(Audio recorded live, 22 August 2021)
Jos. 24:1-2a, 15-17, 18b; Ps. 34; Eph. 5:21-32; Jn. 6:60-69
Today, the Word of God speaks to us of faith and devotion to the Lord. In the Book of Joshua, after the Israelites cross over the Jordan River and enter the Promise Land, Joshua, along with the people, renew the covenant with the Lord. The Lord had not only delivered the people from the bondage of Egypt, but sustained them with manna and quail in the desert for forty years. The Lord also led them to the land that was promised to Abraham, showing his faithfulness to the covenant. Joshua begins this renewal by stating his decision to follow the Lord. He leaves it up to the people to make their own decision. They say, “Far be it from us to forsake the LORD for the service of other gods…Therefore we also will serve the LORD, for he is our God.” This renewal of the covenant is a reminder of how God favors his people, but always allows them the freedom to make the decision to return the favor, to keep the covenant with God.
Our Psalm speaks of the wonderful ways in which we are blessed by God for keeping his covenant. The Lord listens to the just, he destroys evildoers, he rescues his people from distress, and saves those whose spirit is crushed. Such is the fate of those who make the decision to keep the covenant.
The passage from St. Paul’s letter to the Ephesians is often looked down upon. Many might accuse St. Paul of being a chauvinist. They make the error of reading the text literally without context. Paul is acknowledging the natural order of the world. He says that husbands are to love their wives as Christ loves the Church. “He who loves his wife loves himself,” because after marriage the two become one flesh. The entire Universe has a certain pattern to it, from galaxies, to the Sun, the Moon, and the stars. Here on Earth, this pattern includes our biological nature, which enters into a particular pattern of its own through marriage. This was not our design; it was God’s. And just as God has blessed us with a participation in his gift of Creation, so too, does he bless the lives of married couples with children. The covenant of marriage, then, is an image of the covenant between God and his people, between Christ and his Church.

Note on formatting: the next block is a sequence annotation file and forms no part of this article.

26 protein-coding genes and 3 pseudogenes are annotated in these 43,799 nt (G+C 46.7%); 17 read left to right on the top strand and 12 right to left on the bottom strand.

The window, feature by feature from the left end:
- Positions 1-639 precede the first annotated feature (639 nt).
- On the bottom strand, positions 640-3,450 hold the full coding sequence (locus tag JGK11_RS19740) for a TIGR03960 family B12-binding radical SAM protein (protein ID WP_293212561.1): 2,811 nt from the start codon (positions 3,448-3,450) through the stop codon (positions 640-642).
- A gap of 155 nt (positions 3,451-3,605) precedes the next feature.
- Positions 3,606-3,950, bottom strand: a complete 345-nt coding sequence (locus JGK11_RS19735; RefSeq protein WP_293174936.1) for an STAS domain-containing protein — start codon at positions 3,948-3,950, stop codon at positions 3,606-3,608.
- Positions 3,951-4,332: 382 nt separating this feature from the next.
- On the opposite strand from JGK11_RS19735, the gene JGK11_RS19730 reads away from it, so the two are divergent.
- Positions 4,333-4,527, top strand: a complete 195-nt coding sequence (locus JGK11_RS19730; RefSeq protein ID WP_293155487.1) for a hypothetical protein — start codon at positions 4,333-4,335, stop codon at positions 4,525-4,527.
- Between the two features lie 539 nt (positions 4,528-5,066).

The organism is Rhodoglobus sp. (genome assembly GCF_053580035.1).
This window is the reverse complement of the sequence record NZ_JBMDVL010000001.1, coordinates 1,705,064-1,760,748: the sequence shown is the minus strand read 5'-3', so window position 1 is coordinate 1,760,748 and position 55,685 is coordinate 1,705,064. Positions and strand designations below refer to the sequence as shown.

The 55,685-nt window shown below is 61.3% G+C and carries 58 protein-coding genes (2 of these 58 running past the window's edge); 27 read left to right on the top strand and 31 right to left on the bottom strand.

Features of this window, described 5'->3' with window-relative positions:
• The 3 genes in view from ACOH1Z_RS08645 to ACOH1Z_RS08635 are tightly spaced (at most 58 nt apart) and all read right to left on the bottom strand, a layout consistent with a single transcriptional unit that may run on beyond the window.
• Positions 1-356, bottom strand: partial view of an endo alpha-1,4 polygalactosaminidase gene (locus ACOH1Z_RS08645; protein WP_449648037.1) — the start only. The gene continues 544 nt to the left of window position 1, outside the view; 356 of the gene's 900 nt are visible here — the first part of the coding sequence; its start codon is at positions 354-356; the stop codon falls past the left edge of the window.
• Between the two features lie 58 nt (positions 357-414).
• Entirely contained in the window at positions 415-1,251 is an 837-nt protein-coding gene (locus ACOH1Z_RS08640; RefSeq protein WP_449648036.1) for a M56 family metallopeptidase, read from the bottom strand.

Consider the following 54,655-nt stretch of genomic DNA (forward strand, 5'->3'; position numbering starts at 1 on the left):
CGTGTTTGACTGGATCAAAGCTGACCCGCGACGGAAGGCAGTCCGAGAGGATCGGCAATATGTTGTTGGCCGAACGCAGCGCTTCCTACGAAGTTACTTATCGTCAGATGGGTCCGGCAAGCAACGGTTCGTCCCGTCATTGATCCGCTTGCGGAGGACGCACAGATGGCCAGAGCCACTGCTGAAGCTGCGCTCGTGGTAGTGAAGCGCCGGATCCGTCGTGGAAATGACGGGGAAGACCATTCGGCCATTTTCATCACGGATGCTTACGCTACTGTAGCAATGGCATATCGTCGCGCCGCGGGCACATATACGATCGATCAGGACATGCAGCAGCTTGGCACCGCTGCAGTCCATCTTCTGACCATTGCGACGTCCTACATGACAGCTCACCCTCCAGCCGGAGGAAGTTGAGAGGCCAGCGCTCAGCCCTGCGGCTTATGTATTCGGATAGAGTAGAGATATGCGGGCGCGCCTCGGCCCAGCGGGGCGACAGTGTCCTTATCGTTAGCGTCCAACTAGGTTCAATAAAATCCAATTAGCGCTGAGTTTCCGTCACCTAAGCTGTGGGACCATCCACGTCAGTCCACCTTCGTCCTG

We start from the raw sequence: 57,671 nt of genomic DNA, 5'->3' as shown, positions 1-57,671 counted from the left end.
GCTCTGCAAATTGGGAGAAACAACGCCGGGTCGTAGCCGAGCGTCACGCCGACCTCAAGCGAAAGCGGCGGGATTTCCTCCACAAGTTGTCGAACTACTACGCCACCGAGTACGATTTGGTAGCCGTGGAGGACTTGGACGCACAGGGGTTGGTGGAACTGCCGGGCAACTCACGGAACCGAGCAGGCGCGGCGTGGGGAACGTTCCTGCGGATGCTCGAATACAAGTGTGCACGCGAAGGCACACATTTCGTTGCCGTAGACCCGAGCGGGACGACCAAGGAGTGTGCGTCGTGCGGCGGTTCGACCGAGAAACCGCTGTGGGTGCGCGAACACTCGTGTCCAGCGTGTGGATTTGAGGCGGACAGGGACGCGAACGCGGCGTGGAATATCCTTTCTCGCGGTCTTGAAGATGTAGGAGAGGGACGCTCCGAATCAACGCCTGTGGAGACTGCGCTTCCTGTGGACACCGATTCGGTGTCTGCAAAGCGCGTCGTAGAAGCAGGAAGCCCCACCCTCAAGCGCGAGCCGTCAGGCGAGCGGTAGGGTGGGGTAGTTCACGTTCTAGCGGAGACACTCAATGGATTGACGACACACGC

And speaking of covenants, in our Gospel, we approach the covenant of all covenants, the Eucharist. Jesus, after the Bread of Life Discourse, is met with resistance from even his own disciples, who said, “This saying is hard; who can accept it?” They were unable to accept the reality that the bread Jesus gives is his flesh and blood for the life of the world. And just like Joshua, who presented a decision to the Israelites, now Jesus asks the same of the disciples who remained: “Do you also want to leave?” But, St. Peter, speaking on behalf of the rest, says, “Master, to whom shall we go? You have the words of eternal life.”
These words of eternal life continue to speak to us today as we are presented with the same question. At a time when the world seems to be crumbling around us, nations are being brought to their knees, and the Church struggles with its own scandals, Jesus asks us this question: “Do you also want to leave?” Perhaps it is good for us to hear this again and again so we can be all the more certain of our commitment to the covenant Jesus forged in his own blood. We all know the answer to this question. We stand with Peter, saying: To whom shall we go, Lord? We go to Christ. We always go to Christ. He is the source of our salvation, the food that sustains us, the word that frees us, and the one who leads us out of darkness into his own wonderful light. Sin does not win; Christ has already freed us.
So, as we prepare and continue to celebrate the New Covenant, in the Most Holy Body and Blood of our Lord, let us renew our own commitment to the sacred mission of Christ. May the communion we share help us to keep Christ at the center of our lives, to rely on him in times of distress, and to love one another as he loves us. We are stronger together because Christ strengthens us; we are wiser together because Christ enlightens us; we are holier together because Christ sanctifies us; and we are more fully human together, not just in marriage, but especially in the Most Holy Sacrifice of the Mass.